What About Halloween?


My post at Speculative Faith yesterday was a reprisal of an article I first posted here at A Christian Worldview of Fiction more than two years ago. One commenter asked about the original piece I alluded to that had spurred my thoughts. So this morning I went to work with Google search (did you know you can customize the dates of your search? I just learned that today 😀 ).

In the process of hunting down the article that said disparaging things about C. S. Lewis, fantasy, and Narnia, I came across a host of other similar pieces. It was a little daunting.

One was written by a man who referred to himself as a former witch. He explained in some depth what certain scenes or lines from The Lion, the Witch, and the Wardrobe meant to those steeped in witchcraft.

Because of his past experience, I admit, I gave him much more latitude than some of the others. One woman said she’d been a Christian only five years when she saw the same book on the shelf of the library at her son’s Christian school and felt a “red flag” in her soul.

In case I haven’t admitted this here yet, I had a similar experience as a teacher. I saw a student reading a certain book (not one of the Narnia chronicles), and a “red flag” went up. The problem was, I was completely and utterly wrong. The book was not what I feared. At all.

But back to C. S. Lewis. The point that both these bloggers, and others I ran across, were missing is C. S. Lewis’s beliefs about myth. He loved myth before he became a Christian, and one of the tipping points in his conversion was a realization that Christianity told the True myth, that all the others were shadows of the Real story—hints, suggestions, partials, not the Complete. More than that, he believed that the True story redeemed all the other partials.

Consequently, Bacchus, a pagan figure used to symbolize winebibbing, among other things, when redeemed became an example of reveling in God’s creative work, His generous provision. He represented joy and laughter and celebration as God intended.

What does this have to do with Halloween? While I was running an errand (do we still say running when we drive? 😉 ), I was listening to a Christian radio station and the announcer or speaker (you can tell how closely I was listening) mentioned a pamphlet (I think) that discusses Halloween and magic. (Here’s where I became attentive).

Halloween, he said, is second only to Christmas for kids, but it is much more than dressing up and getting candy. This pamphlet would explain the pagan origins of the holiday and the meaning of much of what’s behind the celebration.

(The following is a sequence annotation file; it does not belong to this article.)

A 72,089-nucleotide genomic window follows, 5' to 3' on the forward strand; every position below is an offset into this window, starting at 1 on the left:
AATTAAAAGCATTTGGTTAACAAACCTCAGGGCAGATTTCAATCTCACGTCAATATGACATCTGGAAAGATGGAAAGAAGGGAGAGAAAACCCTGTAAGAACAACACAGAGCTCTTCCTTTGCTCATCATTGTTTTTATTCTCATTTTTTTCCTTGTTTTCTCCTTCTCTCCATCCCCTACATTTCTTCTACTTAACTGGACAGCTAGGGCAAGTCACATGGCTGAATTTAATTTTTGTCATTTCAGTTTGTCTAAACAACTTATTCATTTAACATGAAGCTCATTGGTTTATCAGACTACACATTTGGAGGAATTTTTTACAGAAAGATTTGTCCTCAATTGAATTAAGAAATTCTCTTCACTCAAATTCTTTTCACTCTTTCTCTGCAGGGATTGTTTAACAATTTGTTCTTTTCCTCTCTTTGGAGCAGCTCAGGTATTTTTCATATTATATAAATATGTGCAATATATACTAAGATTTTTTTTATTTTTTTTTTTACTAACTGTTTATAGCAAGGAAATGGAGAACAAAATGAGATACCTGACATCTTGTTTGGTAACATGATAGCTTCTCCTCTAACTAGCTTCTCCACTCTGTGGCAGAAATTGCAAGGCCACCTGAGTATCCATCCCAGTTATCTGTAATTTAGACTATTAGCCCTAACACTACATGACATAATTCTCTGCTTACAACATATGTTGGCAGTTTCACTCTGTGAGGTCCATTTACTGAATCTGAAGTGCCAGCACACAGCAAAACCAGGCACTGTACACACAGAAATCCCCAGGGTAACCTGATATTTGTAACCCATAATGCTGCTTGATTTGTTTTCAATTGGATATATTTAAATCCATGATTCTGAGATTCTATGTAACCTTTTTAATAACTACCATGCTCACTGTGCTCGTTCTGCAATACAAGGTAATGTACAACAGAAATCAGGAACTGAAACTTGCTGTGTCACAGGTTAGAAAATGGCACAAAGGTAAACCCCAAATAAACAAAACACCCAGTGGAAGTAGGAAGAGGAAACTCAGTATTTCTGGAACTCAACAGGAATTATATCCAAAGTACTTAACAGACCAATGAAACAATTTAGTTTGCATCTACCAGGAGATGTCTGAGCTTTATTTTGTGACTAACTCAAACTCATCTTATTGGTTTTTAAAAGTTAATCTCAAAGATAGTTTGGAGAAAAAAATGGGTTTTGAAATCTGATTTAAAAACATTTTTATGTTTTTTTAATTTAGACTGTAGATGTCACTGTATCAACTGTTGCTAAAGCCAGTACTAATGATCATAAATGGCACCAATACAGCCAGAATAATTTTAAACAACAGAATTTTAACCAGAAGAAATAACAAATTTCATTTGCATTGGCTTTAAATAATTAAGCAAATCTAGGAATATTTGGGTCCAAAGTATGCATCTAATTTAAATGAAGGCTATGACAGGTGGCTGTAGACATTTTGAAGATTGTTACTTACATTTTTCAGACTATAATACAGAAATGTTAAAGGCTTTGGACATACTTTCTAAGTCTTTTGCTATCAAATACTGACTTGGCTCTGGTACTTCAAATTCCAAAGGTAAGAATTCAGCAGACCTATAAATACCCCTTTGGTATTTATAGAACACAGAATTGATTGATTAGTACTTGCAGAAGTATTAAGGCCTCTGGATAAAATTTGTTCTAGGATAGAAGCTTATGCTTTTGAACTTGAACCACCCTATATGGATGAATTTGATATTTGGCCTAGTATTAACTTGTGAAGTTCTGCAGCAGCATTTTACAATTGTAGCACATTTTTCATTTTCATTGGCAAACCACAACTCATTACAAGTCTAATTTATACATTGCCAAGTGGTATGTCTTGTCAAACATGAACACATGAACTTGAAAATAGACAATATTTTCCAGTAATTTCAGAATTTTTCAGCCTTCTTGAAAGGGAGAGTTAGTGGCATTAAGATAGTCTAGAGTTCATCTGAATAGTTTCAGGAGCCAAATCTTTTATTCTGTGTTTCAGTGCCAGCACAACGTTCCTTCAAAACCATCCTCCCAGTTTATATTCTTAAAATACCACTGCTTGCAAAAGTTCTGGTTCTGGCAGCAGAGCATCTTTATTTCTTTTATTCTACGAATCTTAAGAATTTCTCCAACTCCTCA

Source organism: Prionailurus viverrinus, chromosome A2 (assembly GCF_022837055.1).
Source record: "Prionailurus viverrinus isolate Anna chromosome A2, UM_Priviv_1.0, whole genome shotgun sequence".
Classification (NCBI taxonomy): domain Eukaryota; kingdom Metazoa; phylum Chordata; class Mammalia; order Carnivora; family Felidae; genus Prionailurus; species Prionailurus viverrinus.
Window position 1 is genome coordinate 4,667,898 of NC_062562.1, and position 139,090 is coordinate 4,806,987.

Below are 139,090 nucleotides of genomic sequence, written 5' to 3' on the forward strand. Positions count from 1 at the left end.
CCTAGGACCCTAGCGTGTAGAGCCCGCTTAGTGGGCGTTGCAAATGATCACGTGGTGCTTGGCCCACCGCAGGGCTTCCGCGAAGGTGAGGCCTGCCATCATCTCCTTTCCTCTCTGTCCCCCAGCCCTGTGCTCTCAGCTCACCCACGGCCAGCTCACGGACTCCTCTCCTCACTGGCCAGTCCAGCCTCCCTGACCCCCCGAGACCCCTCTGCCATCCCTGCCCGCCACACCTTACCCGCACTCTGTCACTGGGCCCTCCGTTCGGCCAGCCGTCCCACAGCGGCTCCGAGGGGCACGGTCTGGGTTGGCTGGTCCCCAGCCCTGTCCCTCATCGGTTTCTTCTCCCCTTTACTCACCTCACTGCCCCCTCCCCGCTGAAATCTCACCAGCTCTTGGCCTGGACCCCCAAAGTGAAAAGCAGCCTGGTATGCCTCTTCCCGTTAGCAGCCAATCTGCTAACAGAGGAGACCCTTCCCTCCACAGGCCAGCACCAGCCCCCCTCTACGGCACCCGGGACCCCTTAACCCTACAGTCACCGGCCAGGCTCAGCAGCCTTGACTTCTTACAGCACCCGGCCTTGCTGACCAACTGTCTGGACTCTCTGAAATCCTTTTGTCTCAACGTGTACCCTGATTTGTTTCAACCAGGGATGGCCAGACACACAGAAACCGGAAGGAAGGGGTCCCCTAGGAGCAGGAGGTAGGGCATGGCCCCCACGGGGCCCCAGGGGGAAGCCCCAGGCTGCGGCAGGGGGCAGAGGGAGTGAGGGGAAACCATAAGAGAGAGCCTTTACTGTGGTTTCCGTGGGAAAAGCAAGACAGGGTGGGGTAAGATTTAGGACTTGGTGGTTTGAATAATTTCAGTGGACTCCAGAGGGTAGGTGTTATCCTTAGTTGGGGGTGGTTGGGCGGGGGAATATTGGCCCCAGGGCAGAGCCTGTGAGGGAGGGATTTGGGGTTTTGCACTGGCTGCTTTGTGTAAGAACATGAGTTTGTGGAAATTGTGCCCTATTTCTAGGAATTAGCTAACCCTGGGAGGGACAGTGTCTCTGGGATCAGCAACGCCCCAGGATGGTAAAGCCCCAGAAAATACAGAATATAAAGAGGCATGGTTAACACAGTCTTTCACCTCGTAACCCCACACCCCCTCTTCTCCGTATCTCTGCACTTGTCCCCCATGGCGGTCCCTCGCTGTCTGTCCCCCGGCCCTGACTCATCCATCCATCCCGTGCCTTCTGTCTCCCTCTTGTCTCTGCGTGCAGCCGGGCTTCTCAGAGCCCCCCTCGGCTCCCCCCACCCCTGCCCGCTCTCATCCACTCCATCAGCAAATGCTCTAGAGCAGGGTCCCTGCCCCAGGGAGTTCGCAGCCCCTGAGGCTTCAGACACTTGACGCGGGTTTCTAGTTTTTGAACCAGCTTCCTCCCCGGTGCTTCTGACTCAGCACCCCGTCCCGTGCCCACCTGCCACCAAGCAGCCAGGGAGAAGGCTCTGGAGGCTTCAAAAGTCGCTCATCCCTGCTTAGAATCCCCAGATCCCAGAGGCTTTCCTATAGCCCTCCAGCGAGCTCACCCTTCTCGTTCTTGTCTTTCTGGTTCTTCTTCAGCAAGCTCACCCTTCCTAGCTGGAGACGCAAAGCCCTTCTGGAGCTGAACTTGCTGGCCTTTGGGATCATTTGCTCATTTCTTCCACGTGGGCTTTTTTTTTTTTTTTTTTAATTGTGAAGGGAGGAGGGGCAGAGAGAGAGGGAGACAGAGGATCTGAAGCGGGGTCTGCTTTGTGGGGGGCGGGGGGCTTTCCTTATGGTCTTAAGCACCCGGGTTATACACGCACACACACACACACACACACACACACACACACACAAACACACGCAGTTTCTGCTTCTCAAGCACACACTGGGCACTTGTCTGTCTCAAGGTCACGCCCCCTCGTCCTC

So there I was, thinking the people opposed to Narnia and these people peeking into the history of Halloween are thinking the same way. They’re thinking where it came from, not what God could make it.

I understand the Halloween issue from both sides. I grew up believing it was an innocent (though rather stupid) dress up day when you got candy. After all, witches were pretend and so were ghosts (my first costume was an old sheet with eye, nose, and mouth holes cut out).

But I also understand from the other side because I taught at a Christian school that had a strict policy against promoting Halloween. And the rationale was to keep kids from dwelling on the all-too-real dark arts that were fast making inroads in the culture.

Here’s my conclusion. This is a genuine, Biblical gray area. Some people really are in jeopardy because of their understanding and/or past involvement with paganism. For me to pooh-pooh where they are and to tell them how silly it is for them to be afraid of the pretend world of make-believe, is wrong. For them, putting on a witch mask may be too close to reality.

So if I’m right, and celebrating Halloween is a gray area, how then am I to behave? And what does all this have to do with reading books like The Lion, the Witch, and the Wardrobe? I’ll try to address those questions next time, but please feel free to voice your opinions in the interim.

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